Inter-county players, they’re either schoolteachers or studying to become school teachers. Or just studying full-stop.
It’s a widely held perception with many believing that the life of a student is all toast and nap breaks and long summers off for Gaelic games.
The reality of course, as outlined in the Gaelic Players Association’s Student Report 2019, is altogether different, closer to the actual title of the report ‘A Juggling Act’.
According to the report, over half of student inter-county players ‘regularly feel overwhelmed by their commitments’. A third had to repeat a college exam at some stage and almost two-thirds ‘feel their training load negatively affects their academic performance’.
Worryingly, not even half ‘felt confident to talk to their county manager about a reduced training load’ while 69 per cent ‘would like more time to devote to their studies’.
Similar to last year’s ESRI report - jointly commissioned by the GPA and containing a headline figure that county players spend up to 31 hours a week preparing for games - it’s another important piece of literature to help inform the best way forward.
“This is reality, my role and our job is to close the gap between the perception that’s out there and the actual reality of the player,” said GPA chief executive Paul Flynn.
At the launch of the GPA’s report, Tyrone footballer Conor Meyler spoke of his experiences completing a Masters Degree in Education in Dublin this year while attempting to answer his county’s call. At one stage, he considered dropping the Masters.
“At the start of the year, I really had to prioritise my academics but overall you’re asking yourself and having that conversation, ‘Is this Masters worth it? It’s not doing me any favours here. I’m wrecked all the time, I’m spending ridiculous hours in the library, getting up really early or staying really late’,” said Meyler.
A day of college and inter-county training meant leaving Dublin at around 4 o’clock and not returning until well past midnight.
“Days that were assigned for my reading, I ended up having to work on to finance my Masters so there is definitely aspects of being an inter-county footballer that make academic life tougher,” said Meyler.
“Being a student is tough because the expectations are getting higher and being an inter-county footballer is tough because the expectations are getting higher. If you’re juggling the two, then there’s going to be times when you’re really going to struggle.”
For Flynn, it’s vital that managers are aware of the tolls being placed on their student players; mental, physical, financial and otherwise.
“There needs to be an education for inter-county managers around the experience of these guys,” said the former Dublin forward. “Because these are the exact guys who aren’t going to go to the county manager and say, ‘I’ve a 2,000 word assignment due tomorrow’ or ‘I’ve an exam worth 50 per cent of my final year tomorrow’.”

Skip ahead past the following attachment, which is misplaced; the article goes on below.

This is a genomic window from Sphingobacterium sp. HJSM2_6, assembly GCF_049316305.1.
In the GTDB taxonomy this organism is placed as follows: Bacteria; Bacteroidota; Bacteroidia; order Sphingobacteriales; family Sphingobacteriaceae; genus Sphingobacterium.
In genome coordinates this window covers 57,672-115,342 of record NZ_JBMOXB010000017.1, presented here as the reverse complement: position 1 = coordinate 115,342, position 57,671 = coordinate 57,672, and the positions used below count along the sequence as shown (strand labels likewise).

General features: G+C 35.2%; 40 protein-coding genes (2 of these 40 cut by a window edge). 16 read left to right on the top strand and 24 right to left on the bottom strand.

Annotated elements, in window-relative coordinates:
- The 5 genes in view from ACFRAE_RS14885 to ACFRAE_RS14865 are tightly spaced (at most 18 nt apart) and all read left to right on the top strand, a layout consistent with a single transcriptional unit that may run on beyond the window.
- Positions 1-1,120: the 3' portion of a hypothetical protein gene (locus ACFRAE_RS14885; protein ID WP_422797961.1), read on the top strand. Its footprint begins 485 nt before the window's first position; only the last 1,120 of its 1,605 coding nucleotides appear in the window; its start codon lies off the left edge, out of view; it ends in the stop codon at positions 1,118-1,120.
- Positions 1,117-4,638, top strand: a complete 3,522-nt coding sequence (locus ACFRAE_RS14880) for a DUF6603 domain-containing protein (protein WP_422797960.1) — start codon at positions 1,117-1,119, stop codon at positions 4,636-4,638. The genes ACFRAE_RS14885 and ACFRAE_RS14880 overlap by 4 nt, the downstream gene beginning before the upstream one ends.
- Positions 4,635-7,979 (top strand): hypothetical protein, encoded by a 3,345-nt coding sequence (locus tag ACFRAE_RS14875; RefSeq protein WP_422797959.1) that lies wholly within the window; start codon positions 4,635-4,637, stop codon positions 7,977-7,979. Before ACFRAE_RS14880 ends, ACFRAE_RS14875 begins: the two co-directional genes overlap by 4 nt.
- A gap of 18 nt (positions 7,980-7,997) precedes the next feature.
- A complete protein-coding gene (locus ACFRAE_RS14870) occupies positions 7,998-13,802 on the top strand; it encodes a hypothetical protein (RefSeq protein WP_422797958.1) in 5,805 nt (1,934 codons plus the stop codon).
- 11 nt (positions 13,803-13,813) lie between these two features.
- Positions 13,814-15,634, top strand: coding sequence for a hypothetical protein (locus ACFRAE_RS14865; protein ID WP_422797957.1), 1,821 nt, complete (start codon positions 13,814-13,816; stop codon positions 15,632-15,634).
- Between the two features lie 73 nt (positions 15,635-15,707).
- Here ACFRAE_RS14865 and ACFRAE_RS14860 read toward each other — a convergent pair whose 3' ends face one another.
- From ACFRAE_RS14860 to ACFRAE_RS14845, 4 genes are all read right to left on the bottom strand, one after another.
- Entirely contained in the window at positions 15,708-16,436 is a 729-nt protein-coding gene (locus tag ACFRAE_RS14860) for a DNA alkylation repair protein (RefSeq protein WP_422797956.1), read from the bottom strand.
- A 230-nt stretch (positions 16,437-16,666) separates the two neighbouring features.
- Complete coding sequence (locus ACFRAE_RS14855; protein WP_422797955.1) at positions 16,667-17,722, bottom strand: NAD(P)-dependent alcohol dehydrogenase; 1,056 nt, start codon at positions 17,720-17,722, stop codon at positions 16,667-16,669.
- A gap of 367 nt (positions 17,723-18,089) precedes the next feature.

The GPA is represented on the Fixtures Calendar Review Task Force which is due to deliver its report shortly. Part of its remit has been to examine the timing of higher education competitions.
“We are very happy with that group,” said Flynn. “One of the first things I said in my first session as the new GPA CEO was that everyone needs to get into a room, and it’s happening.”
The committee, set up by GAA President John Horan earlier this year, is expected to make various proposals regarding Championship reform.
“I am excited,” said Flynn of the impending report. “They are hoping to make recommendations later this month so they are getting closer to a final solution, or recommendations. I believe there is going to be three recommendations. But again, I just hope with the recommendations that come out of it that we lean towards the more radical or progressive potential structures rather than being more conservative.”
Asked if the committee is likely to suggest axing the provincial football championships, Flynn said he didn’t believe so.
“I don’t actually know because I am not in the room with them but I don’t believe so,” he said. “I think there could be a shift in it, where it is positioned and when it is positioned and things like that.”
Flynn also referenced the decision not to have a separate All-Stars, or ‘Champion 15’ selection for hurling’s second tier Joe McDonagh Cup this year.
Separate ‘Champion 15’ teams were selected in 2018 for the Joe McDonagh and Christy Ring competitions and a combined Nickey Rackard/Lory Meagher selection.
This year, the Joe McDonagh players were included in the overall All-Stars scheme - Laois had two nominees but no players were selected - while an overall Ring/Rackard/Meagher Champion 15 team was announced last weekend.
“We did discuss this with the players, it wasn’t as if we just made this call,” said Flynn of the decision to get rid of the McDonagh Champion 15. “We’ll go back to them again.”